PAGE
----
While prehistoric cultures revered those who could catch food as heroes, they regarded those who could cook food as hero-dwarfing deities. Take your place in the prehistoric pantheon with today’s Groupon to Fuji Hana Sushi Bar & Grill and Thai Peppers in Kennesaw. Choose from the following options:
- For $45, you get your choice of a sushi-making class or a Thai-cooking class for 1 person (a $90 value).
- For $75, you get your choice of a sushi-making class or a Thai-cooking class for 2 people (a $180 value).
- For $399, you get a private cooking party for up to 12 people (up to a $1,080 value).<p>
Specializing in Asian fare for more than a decade, Fuji Hana Sushi Bar & Grill and its attached sister restaurant, Thai Peppers, draw hungry crowds with fresh sushi, spicy Thai favorites, and hibachi prowess. On weekends, the restaurants’ chefs crack open their neck-top knowledge modules to share culinary cunning via hands-on cooking classes. Each class, lasting two–three hours, teaches students to build a menu that includes a soup, an appetizer, and an entree.
Sushi classes begin with the studied art of making sticky sushi rice and rolling it up inside seaweed to form a tekka maki roll. Impress friends, coworkers, and nosy strangers with knowledge gleaned from the sushi class, such as the means of making one appetizer, five nigiri sushi, a maki roll, and a california roll. During the Thai cooking class, students learn to prepare a menu that might include coconut-chicken soup or tom yum—an appetizer of a fresh basil roll or spring roll—an entree such as pad thai or curry, and other delicacies that have kept the country’s ferocious, but gluttonous, dragons docile for centuries. Those who opt for a private cooking party can host up to 12 people in their own homes, choosing between a sushi-making or Thai-cooking class.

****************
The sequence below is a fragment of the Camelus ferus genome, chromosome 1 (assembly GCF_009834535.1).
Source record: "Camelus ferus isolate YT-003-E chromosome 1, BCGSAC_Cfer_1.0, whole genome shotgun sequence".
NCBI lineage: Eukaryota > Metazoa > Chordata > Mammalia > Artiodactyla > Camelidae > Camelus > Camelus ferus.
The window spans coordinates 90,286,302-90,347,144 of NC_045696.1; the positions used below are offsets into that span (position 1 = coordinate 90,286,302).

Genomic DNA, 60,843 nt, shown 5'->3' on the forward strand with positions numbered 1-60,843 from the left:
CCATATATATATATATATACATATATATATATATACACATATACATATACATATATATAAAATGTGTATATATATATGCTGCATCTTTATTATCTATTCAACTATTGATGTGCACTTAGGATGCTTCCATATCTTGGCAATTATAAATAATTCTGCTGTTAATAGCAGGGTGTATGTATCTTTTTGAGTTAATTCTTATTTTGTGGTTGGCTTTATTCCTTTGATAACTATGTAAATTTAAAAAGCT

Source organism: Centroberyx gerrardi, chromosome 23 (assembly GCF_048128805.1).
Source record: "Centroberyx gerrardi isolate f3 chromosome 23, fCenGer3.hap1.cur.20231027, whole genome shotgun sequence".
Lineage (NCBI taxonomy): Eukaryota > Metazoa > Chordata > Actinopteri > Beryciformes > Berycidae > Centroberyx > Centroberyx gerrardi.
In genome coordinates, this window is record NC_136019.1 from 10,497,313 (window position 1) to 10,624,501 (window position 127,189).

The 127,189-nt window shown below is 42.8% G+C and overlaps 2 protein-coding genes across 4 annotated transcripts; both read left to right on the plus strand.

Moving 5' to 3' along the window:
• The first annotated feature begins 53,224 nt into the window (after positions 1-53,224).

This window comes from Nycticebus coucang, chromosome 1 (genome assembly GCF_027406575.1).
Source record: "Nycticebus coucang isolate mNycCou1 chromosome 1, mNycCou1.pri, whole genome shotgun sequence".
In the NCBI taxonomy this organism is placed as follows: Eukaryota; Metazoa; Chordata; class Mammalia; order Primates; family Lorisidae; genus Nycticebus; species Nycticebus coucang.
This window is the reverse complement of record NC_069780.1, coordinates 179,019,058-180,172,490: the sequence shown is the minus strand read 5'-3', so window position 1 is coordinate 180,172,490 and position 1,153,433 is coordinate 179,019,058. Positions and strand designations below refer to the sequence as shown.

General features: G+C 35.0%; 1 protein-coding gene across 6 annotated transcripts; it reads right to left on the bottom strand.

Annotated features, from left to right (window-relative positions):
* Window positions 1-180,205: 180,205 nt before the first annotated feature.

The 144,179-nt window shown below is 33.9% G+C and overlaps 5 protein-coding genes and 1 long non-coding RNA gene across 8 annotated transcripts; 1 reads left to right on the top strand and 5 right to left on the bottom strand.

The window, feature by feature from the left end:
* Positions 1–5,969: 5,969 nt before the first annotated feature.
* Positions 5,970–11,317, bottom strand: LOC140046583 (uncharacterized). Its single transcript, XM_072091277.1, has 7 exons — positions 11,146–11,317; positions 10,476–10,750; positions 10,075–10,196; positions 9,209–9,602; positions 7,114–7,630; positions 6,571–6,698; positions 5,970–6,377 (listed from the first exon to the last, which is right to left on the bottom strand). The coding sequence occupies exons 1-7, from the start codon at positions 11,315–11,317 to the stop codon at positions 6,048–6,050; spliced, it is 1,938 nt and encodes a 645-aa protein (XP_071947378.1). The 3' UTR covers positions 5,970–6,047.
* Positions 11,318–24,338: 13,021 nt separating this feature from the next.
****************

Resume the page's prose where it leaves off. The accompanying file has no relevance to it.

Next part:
In-restaurant classes top out at 20 people, and each class ends with students enjoying the fruit of their labors along with up to two beverages—including beer, sake, and nonalcoholic options. The classes generally produce a quantity of food too big to fit into 20 torso-cases at once, leaving a surplus that can be packed up and taken home.
Fuji Hana Sushi Bar & Grill and Thai Peppers is currently closed for renovations, but classes can still be redeemed at their sister restaurant, Shallots.
Fuji Hana & Thai Peppers
Generations-old Thai family recipes and established Japanese cooking techniques continue to inspire the cooks at Fuji Hana & Thai Peppers. Hibachi chefs man the dining room's six tabletop grills and sear entire orders of scallops or filet mignon right in front of transfixed guests. Hibachi-grilled lobster tail even makes its way onto the restaurant's sushi menu, which includes 12 specialty maki selections that attempt to elevate sushi with sriracha sauce, dried cranberries, or cleverly disguised helium balloons. The Thai menu items remain more grounded in familiar flavor combinations, such as spicy basil fried rice and panang curry with coconut milk and dried chilies.
The colorful cuisine stands in stark contrast to the deep, soothing earth tones that fill the dining room. Hand-laid mosaic tiles complement the dark leather booths, and a 31-foot oak bar surrounds the sushi chefs and bartenders as they dexterously assemble orders.